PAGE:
A few shots from a visit last year to The National Mining Museum near Wakefield. It’s on the site of the old Caphouse Colliery, which began producing in the late 1700s and closed, empty of economic coal, in 1985. It’s got the lot – pit ponies, winding gear, steam boilers. And it costs nowt to get in. Much as I am in favour of museums being free – this is one that deserves a cough up for the donations box. It ranks with a trip to HMS Victory as one of the most educational days of my life. There’s an astounding amount to see, though the highlight is a trip down the actual mine in a small group accompanied by a genuine miner, complete with a music hall Yorkshire thee-and-thou accent. No pictures from this, alas – anything that risks producing a spark has to be left on the surface.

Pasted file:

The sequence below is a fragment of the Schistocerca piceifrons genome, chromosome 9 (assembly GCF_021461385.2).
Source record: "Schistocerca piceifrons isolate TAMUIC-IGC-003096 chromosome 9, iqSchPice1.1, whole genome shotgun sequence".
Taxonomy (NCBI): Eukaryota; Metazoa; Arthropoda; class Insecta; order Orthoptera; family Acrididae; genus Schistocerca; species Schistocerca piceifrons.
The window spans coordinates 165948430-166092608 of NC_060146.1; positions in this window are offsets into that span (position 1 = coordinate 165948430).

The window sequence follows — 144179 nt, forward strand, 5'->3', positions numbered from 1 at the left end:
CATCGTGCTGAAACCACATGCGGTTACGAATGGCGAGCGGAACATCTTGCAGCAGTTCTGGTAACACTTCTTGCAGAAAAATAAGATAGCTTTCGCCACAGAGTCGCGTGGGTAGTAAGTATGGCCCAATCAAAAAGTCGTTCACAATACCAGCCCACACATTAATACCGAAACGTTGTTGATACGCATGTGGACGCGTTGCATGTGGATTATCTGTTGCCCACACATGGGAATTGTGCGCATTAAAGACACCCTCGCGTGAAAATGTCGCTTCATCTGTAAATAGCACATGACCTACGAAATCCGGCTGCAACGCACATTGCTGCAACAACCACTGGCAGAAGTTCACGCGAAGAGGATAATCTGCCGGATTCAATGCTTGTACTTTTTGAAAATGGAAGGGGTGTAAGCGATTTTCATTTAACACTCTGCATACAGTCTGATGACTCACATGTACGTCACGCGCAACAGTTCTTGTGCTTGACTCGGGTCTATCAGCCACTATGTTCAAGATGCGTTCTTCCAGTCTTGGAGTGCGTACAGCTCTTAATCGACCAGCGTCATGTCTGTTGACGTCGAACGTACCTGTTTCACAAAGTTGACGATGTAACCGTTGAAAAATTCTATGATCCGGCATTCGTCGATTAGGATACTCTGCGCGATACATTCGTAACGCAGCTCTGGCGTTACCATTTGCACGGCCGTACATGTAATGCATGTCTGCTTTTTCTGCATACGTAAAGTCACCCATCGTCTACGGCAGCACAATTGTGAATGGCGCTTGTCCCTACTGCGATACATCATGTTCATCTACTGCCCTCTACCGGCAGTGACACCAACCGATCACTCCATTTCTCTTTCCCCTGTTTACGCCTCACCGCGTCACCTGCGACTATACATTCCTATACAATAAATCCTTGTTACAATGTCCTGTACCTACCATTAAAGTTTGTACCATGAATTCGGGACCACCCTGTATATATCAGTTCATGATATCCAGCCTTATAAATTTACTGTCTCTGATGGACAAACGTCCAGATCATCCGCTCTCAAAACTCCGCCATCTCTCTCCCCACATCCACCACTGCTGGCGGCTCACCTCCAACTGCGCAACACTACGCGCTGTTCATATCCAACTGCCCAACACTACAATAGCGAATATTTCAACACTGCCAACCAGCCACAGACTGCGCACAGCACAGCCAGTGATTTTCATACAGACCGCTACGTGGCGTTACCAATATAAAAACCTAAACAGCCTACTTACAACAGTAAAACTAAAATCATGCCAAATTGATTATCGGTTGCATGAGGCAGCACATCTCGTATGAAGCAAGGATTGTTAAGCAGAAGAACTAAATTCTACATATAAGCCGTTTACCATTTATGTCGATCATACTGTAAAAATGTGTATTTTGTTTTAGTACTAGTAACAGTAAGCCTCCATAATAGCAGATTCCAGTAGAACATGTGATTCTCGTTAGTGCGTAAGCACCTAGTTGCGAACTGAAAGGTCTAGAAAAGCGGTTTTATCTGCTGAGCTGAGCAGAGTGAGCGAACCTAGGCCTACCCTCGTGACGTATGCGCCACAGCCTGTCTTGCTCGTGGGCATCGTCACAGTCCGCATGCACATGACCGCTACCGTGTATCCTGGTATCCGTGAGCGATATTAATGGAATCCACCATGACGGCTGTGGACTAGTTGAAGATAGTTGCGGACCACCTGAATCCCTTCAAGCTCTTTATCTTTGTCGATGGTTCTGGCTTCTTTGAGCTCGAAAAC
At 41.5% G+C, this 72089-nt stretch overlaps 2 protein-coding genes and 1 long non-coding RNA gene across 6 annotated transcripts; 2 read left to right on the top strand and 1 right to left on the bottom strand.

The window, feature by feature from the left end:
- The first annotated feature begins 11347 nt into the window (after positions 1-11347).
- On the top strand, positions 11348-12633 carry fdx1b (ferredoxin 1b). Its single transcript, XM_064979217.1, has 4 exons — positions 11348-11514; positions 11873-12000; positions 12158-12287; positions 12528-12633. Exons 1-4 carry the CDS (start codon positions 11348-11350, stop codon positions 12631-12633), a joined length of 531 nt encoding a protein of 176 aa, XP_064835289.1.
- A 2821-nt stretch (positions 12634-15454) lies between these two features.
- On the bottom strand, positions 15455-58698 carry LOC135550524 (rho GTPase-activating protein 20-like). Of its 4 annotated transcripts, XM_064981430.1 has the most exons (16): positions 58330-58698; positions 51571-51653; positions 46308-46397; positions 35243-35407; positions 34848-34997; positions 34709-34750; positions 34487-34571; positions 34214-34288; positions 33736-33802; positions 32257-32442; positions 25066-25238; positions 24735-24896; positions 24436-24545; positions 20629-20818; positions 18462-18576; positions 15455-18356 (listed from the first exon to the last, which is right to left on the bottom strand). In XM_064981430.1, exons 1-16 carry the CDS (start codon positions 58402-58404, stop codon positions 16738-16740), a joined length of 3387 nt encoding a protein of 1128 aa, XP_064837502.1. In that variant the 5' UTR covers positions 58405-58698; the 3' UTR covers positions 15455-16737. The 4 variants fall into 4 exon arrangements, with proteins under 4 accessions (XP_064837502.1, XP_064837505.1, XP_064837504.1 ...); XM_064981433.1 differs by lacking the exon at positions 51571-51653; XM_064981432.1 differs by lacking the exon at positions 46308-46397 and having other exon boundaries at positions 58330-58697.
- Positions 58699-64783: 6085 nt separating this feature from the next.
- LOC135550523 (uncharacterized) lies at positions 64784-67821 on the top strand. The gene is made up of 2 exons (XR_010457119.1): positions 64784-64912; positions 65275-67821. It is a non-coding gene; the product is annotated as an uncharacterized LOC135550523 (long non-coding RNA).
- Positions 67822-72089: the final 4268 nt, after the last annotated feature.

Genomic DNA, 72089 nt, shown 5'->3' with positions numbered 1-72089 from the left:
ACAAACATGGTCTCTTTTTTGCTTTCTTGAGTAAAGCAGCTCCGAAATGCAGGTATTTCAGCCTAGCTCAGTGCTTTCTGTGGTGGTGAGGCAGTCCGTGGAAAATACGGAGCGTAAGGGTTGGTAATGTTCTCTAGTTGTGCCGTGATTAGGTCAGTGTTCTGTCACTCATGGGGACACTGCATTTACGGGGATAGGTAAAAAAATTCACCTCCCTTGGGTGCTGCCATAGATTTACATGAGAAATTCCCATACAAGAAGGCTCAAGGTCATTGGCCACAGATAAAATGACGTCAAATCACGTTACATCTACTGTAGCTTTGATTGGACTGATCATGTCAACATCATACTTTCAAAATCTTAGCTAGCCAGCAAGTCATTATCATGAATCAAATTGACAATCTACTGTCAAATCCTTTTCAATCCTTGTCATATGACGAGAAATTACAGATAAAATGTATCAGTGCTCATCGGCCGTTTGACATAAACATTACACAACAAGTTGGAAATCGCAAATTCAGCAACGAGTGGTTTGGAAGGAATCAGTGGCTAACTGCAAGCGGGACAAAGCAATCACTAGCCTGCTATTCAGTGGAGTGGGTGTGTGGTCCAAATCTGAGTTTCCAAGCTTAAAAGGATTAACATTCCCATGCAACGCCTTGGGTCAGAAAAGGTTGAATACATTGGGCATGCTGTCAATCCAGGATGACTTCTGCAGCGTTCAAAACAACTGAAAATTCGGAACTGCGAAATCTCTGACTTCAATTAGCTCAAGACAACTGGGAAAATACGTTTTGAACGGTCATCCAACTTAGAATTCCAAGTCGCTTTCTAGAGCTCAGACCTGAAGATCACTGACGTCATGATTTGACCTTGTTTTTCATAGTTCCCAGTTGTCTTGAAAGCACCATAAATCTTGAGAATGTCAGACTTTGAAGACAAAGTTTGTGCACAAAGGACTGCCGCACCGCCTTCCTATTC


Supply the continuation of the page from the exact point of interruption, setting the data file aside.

These days the cage (“Nivver a lift – allus a cage”) trundles down the original shaft at a sedate pace, though in its working life it plummeted at 45ft per second, which according to our guide “Felt like skydiving”. The mine itself is a network of ancient and modern galleries shooting off in all directions, and of a darkness so complete that it swallows your torchlight. It’s considered a ‘wet’ pit – a million gallons of water are pumped out each day. There’s lots of brutal and massive equipment down there, but it surprised us that in some parts the coal had been dug out by hand, the seams being too thin for machinery. An hour down there left us all with the opinion that miners deserve every penny that they earn, such are the many and extravagant ways to lose your life or be permanently disabled. Indeed, a miner was killed at the museum this january, while extending an underground classroom.